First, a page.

Yes, I realize that Libyan-British author Hisham Matar—shortlisted for the 2006 (non-Arabic) Booker for his In the Country of Men—writes in English.
But, if I can scold you for not having read Beer in the Snooker Club, an English-language classic by Waguih Ghali, then I suppose I can let you know that Matar has a promising-sounding new book on the way. The book is due out in the U.K. in March from Viking and the U.S. this coming August.
The title is Anatomy of a Disappearance, and the promotional blurb goes as such:
Nuri is a young boy when his mother dies. It seems that nothing will fill the emptiness that her strange death leaves behind in the Cairo apartment he shares with his father. Until Mona. When Nuri first sees Mona, sitting in her bright yellow swimsuit by the pool of the Magda Marina holiday resort, the rest of the world vanishes. But it is Nuri’s father with whom Mona falls in love and who she will eventually marry. And their happiness consumes Nuri to the point where he longs to get his father out of the way. However, Nuri will soon regret what he wished for. And, as he and his stepmother’s world is shattered by events beyond their control, they both begin to realise how little they really knew about the man they loved. In a voice that is delicately wrought and beautifully tender, Hisham Matar asks, in his extraordinary new novel, when a loved one disappears how does their absence shape the lives of those who are left?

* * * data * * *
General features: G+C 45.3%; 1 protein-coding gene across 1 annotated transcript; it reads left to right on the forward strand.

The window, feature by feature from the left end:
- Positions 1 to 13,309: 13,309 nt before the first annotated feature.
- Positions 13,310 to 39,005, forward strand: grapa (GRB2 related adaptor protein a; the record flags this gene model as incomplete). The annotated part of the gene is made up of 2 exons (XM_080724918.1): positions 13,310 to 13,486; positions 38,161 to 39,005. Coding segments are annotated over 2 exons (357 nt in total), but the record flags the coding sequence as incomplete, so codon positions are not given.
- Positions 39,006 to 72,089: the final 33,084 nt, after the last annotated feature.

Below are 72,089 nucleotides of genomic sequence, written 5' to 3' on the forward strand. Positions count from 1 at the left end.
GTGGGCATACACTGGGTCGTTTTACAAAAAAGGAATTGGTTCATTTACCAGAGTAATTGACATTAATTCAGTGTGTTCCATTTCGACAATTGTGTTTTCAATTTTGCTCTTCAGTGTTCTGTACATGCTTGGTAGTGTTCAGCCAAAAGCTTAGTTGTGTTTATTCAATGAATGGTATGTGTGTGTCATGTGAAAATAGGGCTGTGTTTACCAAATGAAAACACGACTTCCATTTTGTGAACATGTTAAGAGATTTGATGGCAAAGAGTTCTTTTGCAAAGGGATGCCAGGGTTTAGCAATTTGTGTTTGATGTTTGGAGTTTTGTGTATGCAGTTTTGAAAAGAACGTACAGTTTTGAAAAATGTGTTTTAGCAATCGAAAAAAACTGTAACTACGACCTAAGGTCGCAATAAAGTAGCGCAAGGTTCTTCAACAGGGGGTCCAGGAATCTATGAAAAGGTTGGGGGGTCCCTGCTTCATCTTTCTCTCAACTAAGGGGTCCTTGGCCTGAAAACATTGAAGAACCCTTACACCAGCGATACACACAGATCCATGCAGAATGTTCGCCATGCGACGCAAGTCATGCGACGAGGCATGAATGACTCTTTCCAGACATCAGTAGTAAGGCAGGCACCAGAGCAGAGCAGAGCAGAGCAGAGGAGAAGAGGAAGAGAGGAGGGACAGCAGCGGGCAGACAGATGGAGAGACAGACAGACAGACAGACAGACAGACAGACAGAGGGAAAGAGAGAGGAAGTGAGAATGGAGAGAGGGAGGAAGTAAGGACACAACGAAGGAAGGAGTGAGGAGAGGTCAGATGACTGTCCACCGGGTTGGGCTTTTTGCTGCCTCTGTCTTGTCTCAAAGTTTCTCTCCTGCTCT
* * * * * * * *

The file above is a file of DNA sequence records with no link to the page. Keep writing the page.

The book presumably draws on Matar’s personal history: In 1990, his father, Jaballa Matar, was kidnapped in Cairo and extradited to Tripoli as a political dissident. Since then, his family heard little about Jaballa Matar’s fate; Hisham described the torturous silence in a piece for the Gaurdian this past January.
You can find out more at freematar.org or follow Hisham Matar’s intermittent Tweets at @hishamjmatar.
just about to read his first novel ,will look forwarsd to your review of this ,all the best stu
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